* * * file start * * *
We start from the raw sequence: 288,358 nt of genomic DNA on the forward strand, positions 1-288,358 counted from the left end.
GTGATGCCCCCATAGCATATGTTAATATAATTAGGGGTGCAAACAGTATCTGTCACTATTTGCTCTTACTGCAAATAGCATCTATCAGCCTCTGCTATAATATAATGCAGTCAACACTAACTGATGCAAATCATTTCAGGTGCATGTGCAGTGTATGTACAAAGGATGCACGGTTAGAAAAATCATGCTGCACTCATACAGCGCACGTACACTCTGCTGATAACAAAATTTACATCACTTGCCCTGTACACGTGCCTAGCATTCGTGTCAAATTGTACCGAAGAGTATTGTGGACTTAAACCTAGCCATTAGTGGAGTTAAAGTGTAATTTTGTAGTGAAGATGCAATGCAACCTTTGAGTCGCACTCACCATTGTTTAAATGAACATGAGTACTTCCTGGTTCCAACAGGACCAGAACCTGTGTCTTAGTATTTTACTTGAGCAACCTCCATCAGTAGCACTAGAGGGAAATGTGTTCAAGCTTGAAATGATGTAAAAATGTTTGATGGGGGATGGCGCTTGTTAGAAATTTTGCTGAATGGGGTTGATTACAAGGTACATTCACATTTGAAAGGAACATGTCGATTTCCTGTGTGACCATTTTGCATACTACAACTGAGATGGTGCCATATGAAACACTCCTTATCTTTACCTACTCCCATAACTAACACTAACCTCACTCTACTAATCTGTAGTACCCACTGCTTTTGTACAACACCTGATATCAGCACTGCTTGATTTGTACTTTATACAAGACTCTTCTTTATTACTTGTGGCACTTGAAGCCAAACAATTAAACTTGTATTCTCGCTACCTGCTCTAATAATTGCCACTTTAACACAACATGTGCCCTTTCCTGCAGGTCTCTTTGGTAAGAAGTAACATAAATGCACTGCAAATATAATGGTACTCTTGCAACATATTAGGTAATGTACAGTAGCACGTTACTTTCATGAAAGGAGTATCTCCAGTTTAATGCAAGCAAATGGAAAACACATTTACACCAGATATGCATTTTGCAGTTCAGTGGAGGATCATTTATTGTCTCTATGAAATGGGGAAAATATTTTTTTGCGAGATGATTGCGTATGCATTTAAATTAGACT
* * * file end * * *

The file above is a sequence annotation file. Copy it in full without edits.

We start from the raw sequence: 288,358 nt of genomic DNA on the forward strand, positions 1-288,358 counted from the left end.
GTGATGCCCCCATAGCATATGTTAATATAATTAGGGGTGCAAACAGTATCTGTCACTATTTGCTCTTACTGCAAATAGCATCTATCAGCCTCTGCTATAATATAATGCAGTCAACACTAACTGATGCAAATCATTTCAGGTGCATGTGCAGTGTATGTACAAAGGATGCACGGTTAGAAAAATCATGCTGCACTCATACAGCGCACGTACACTCTGCTGATAACAAAATTTACATCACTTGCCCTGTACACGTGCCTAGCATTCGTGTCAAATTGTACCGAAGAGTATTGTGGACTTAAACCTAGCCATTAGTGGAGTTAAAGTGTAATTTTGTAGTGAAGATGCAATGCAACCTTTGAGTCGCACTCACCATTGTTTAAATGAACATGAGTACTTCCTGGTTCCAACAGGACCAGAACCTGTGTCTTAGTATTTTACTTGAGCAACCTCCATCAGTAGCACTAGAGGGAAATGTGTTCAAGCTTGAAATGATGTAAAAATGTTTGATGGGGGATGGCGCTTGTTAGAAATTTTGCTGAATGGGGTTGATTACAAGGTACATTCACATTTGAAAGGAACATGTCGATTTCCTGTGTGACCATTTTGCATACTACAACTGAGATGGTGCCATATGAAACACTCCTTATCTTTACCTACTCCCATAACTAACACTAACCTCACTCTACTAATCTGTAGTACCCACTGCTTTTGTACAACACCTGATATCAGCACTGCTTGATTTGTACTTTATACAAGACTCTTCTTTATTACTTGTGGCACTTGAAGCCAAACAATTAAACTTGTATTCTCGCTACCTGCTCTAATAATTGCCACTTTAACACAACATGTGCCCTTTCCTGCAGGTCTCTTTGGTAAGAAGTAACATAAATGCACTGCAAATATAATGGTACTCTTGCAACATATTAGGTAATGTACAGTAGCACGTTACTTTCATGAAAGGAGTATCTCCAGTTTAATGCAAGCAAATGGAAAACACATTTACACCAGATATGCATTTTGCAGTTCAGTGGAGGATCATTTATTGTCTCTATGAAATGGGGAAAATATTTTTTTGCGAGATGATTGCGTATGCATTTAAATTAGACT